Retain, Reflect, Redistribute–Re-visioning Adult Learning

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Retain, Reflect, Redistribute–Re-visioning Adult Learning

by Robert Dillon

The words “professional development” have grown a third head that is making it nearly impossible for people to lean into these moments with positive energy and enthusiasm. Words, when beautiful, generate mental models that propel us into action, but words surrounded in legacy baggage, thwart innovation and more. I propose that we have reached a critical moment with adult learning in schools, a moment where we must drop the words professional development and replace them with the a simple and elegant while complex and robust term, learning.

Reflection can come from having participants answer simple thinking routines like “I used to believe…now I believe,” having learners doodle, or even having them complete a blog post to solidify the thinking surrounding the ideas presented.
Learning is something all educators can lean into with a fresh passion and energy. Learning is seen as an opportunity to grow. Learning is foundational to our work as educators. The joy of learning is often what has brought most educators to enjoying their daily role in the classroom. What if we were purposeful about calling planned adult time together for growth “learning” as opposed to “professional development”. Is it possible that more of us would look forward to these moments? Is it possible that the shift in language could shift the structure, focus, and format of these moments within organizations to fit best practices in learning as opposed to just fitting the mental model of today’s mostly tired, mostly painful professional development sessions.

Would parents and community members better understand our breaks in the calendar if they were called days of adult learning instead of professional development? I know that much of this is just semantics, but words matter. Words can get stale, tired, and cause institutional numbness. The second phase of shifting how we think about adult learning goes beyond just words and focuses on adult learners retaining, reflecting, and redistributing ideas, resources, and concepts that grow out of learning opportunities. We are no longer in a shortage of learning moments for professional educators. Learning is happening non-stop in both synchronous and asynchronous ways, but so much of the learning is forgotten or trapped during the process.

With a focus on helping adult learners retain and reflect on information, the best ideas can transfer from training spaces to learning spaces. In order to support this, we have to give plenty of time for intentional conversation within the learning structure that allows our adult learners space to explain to others their current understanding and assimilate it into their working schema. Too often, the best learning experiences are left in the car on the way home as opposed to celebrated and amplified the next days at school because retention wasn’t an intentional focus.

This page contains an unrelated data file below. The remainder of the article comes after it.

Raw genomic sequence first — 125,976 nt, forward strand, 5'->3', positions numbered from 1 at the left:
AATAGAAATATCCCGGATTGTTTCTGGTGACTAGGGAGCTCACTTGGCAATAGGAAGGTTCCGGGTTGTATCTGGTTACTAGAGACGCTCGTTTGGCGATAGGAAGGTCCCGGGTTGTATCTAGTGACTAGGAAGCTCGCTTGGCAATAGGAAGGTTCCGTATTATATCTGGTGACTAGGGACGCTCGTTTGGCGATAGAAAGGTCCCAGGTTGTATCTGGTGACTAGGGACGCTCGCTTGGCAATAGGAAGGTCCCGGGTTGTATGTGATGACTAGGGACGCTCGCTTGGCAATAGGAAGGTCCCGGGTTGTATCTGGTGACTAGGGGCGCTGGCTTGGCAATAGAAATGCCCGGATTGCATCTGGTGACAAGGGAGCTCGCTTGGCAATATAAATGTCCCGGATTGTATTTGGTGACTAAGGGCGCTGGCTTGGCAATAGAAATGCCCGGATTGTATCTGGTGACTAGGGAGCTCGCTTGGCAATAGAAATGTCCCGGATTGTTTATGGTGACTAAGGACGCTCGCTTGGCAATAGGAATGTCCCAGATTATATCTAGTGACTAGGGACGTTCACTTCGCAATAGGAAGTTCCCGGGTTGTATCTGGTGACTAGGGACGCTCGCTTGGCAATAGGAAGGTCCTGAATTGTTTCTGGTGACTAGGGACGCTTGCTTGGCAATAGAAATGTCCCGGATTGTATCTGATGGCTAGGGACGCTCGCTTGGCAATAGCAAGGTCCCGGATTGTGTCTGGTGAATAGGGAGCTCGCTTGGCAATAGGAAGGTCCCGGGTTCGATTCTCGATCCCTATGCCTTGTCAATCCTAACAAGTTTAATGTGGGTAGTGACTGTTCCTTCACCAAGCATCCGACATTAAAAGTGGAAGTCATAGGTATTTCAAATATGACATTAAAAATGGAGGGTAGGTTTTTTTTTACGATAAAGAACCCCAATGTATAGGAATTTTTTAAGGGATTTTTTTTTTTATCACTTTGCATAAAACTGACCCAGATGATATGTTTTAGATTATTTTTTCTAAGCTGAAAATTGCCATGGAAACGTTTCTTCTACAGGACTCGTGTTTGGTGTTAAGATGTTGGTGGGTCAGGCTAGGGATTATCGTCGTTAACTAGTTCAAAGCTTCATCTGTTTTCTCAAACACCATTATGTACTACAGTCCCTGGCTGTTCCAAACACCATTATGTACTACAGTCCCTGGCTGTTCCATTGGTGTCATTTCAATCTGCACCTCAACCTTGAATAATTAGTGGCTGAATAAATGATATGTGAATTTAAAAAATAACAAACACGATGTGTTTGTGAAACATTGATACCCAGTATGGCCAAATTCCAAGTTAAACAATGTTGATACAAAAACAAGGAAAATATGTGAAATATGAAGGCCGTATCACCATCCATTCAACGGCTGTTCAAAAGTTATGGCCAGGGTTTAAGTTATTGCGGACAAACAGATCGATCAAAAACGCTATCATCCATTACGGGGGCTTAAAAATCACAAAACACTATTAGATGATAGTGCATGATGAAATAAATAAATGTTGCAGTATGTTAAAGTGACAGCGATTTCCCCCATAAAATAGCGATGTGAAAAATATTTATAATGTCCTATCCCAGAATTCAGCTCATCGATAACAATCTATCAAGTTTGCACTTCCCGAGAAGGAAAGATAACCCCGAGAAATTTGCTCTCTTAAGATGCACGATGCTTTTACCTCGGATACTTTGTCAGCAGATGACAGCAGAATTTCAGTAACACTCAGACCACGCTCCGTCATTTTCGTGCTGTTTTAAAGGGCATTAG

During adult learning, we need to also build in time for reflection and redistribution. Reflection can come from having participants answer simple thinking routines like “I used to believe…now I believe,” having learners doodle, or even having them complete a blog post to solidify the thinking surrounding the ideas presented. The final piece and the one that has really suffered in most adult learning spaces is the opportunity to release trapped wisdom into the system.

The best ideas, resources, and materials can’t get trapped in one classroom or one school, and it is important that during adult learning, we set aside time to share out to teachers beyond the experience using social media tools as well as other means. Learning is amplified when it scales, and redistributing ideas in an intentional way supports this scaling of learning. Every gathering of learning professionals is a gold mine of ideas that can’t remain trapped if our hope of transforming learning for all kids is to become a reality.

There is always a need to think about fine tuning our experiences surrounding learning including the words that we use to describe it and the opportunities that are created to maximize it.

Dr. Robert Dillon serves the students and community of the Affton School District as Director of Technology and Innovation. You can learn with him on twitter @ideaguy42 and read and comment on his blog at:

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Mark Barnes is the author of many education books, including Bestseller Hacking Education, part of his Hack Learning Series, books that solve big problems with simple ideas. Barnes presents internationally on assessment, connected education, and student-centered learning. Join more than 100,000 interested educators who follow @markbarnes19 on Twitter.

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